Oxford, United Kingdom (Spring 2018)
Who are these? Why sit they here in twilight?
Wherefore rock they, purgatorial shadows,
Drooping tongues from jaws that slob their relish,
Baring teeth that leer like skulls’ tongues wicked?
Stroke on stroke of pain, — but what slow panic,
Gouged these chasms round their fretted sockets?
Ever from their hair and through their hand palms
Misery swelters. Surely we have perished
Sleeping, and walk hell; but who these hellish?
– These are men whose minds the Dead have ravished.
Memory fingers in their hair of murders,
Multitudinous murders they once witnessed.
Wading sloughs of flesh these helpless wander,
Treading blood from lungs that had loved laughter.
Always they must see these things and hear them,
Batter of guns and shatter of flying muscles,
Carnage incomparable and human squander
Rucked too thick for these men’s extrication.
Therefore still their eyeballs shrink tormented
Back into their brains, because on their sense
Sunlight seems a bloodsmear; night comes blood-black;
Dawn breaks open like a wound that bleeds afresh
– Thus their heads wear this hilarious, hideous,
Awful falseness of set-smiling corpses.
– Thus their hands are plucking at each other;
Picking at the rope-knouts of their scourging;
Snatching after us who smote them, brother,
Pawing us who dealt them war and madness.
World War I saw the first recognition of “shell shock” in soldiers; although misconceptions about the condition persisted, these men were not thought to be cowards when they succumbed to the weight of the horrific things they had witnessed. The soldier and celebrated English war poet Wilfred Owen himself was sent to Craiglockhart, a hospital in Edinburgh, Scotland for shell-shocked officers; perhaps here he saw for himself the suffering that drove him to write this poem. Not once in “Mental Cases” does Owen talk about the physical wounds of war; he was far more preoccupied with the mental scars that changed them irrevocably. He shocks by describing in stark detail the decline of men due to mental torment and lays the blame on those who sent them to the Front, making the reader of the time confront the idea that we all are ultimately responsible for these “Mental Cases.”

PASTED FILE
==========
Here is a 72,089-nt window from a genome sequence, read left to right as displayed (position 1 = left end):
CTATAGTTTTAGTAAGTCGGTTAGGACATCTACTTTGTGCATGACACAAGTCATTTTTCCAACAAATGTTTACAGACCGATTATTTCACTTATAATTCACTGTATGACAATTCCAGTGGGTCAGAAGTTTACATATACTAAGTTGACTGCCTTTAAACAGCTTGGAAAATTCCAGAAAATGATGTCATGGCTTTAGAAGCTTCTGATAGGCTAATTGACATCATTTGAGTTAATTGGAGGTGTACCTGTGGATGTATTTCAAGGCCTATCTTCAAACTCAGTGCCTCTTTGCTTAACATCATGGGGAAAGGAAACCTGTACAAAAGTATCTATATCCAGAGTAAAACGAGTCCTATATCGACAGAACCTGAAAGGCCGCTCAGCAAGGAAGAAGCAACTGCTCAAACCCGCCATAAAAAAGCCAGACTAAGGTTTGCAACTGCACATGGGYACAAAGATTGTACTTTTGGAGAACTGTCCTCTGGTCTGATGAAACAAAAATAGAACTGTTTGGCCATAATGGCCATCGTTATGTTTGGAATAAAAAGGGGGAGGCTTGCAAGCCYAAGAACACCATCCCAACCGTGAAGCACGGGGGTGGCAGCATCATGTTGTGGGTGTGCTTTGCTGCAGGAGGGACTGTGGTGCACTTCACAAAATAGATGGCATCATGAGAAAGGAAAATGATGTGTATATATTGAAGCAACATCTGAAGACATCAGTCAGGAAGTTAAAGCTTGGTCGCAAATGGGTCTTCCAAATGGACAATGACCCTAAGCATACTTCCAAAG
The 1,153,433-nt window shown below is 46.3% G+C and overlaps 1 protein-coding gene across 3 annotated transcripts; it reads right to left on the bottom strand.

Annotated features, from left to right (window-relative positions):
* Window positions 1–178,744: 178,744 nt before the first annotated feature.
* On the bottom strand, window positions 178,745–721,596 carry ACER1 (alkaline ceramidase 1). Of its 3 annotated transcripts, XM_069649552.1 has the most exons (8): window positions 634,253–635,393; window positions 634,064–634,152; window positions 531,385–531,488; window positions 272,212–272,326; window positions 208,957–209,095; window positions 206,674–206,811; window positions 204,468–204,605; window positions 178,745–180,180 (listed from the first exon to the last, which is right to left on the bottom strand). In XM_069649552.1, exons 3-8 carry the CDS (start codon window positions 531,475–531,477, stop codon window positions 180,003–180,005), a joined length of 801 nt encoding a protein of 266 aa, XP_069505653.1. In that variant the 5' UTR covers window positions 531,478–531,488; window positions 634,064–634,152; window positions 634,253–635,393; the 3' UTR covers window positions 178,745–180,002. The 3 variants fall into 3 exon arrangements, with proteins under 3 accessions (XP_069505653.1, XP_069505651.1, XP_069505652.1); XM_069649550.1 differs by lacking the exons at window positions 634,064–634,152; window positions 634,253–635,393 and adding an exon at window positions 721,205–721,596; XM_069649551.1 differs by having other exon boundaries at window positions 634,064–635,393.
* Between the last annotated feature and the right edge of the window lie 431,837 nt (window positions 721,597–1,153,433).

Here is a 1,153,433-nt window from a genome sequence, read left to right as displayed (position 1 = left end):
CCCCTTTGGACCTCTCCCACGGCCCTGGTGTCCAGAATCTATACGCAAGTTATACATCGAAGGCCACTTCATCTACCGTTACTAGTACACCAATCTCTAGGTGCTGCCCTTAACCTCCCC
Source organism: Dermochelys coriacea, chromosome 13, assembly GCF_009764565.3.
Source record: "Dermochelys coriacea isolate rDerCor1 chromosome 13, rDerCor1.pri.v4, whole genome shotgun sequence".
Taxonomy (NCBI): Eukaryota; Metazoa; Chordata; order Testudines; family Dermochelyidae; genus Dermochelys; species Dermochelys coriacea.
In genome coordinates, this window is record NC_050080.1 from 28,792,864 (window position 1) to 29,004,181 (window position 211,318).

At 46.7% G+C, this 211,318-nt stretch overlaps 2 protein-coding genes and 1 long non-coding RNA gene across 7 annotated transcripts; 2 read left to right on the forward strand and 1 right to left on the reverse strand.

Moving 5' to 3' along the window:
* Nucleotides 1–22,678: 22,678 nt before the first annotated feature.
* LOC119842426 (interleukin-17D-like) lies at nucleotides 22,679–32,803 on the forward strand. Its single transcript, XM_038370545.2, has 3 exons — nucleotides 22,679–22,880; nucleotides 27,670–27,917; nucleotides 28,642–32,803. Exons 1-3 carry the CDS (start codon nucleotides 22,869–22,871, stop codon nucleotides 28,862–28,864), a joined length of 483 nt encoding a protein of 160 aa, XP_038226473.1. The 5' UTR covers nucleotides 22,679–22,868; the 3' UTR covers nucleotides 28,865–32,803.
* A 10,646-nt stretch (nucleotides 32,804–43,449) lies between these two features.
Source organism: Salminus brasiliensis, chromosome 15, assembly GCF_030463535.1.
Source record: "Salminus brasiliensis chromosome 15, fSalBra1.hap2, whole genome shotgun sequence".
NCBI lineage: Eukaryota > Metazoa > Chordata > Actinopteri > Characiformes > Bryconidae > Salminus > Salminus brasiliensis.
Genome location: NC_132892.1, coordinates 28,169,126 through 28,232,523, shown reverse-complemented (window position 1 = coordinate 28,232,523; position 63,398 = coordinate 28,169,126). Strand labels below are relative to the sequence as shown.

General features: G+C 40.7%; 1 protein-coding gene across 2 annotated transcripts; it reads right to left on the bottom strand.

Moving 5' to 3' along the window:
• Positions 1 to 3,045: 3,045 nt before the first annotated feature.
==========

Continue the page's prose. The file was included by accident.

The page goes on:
Owen reflects on the destruction of the mind by using a structure with abnormalities in rhythm and form. There is no rhyme scheme to “Mental Cases;” this fits with the gravity of his other work to stress the dull, prolonged pain of the soldiers’ suffering. Many lines, such as the first, have trochee pentameter. When read, the words sound heavy and then immediately fall, adding to the sense of depression and removing any jauntiness from the rhythm; we know from the start there is nothing happy to be told. The stanzas are long, reflecting continuing misery. The irregular stanza length means there is no opportunity to develop a rhythm, and extending the final stanza to ten lines feels jarring and awkward. The eternity spent as ‘Mental Cases’ stretches out before them; Owen does not want to make this poem feel in any way easy to read.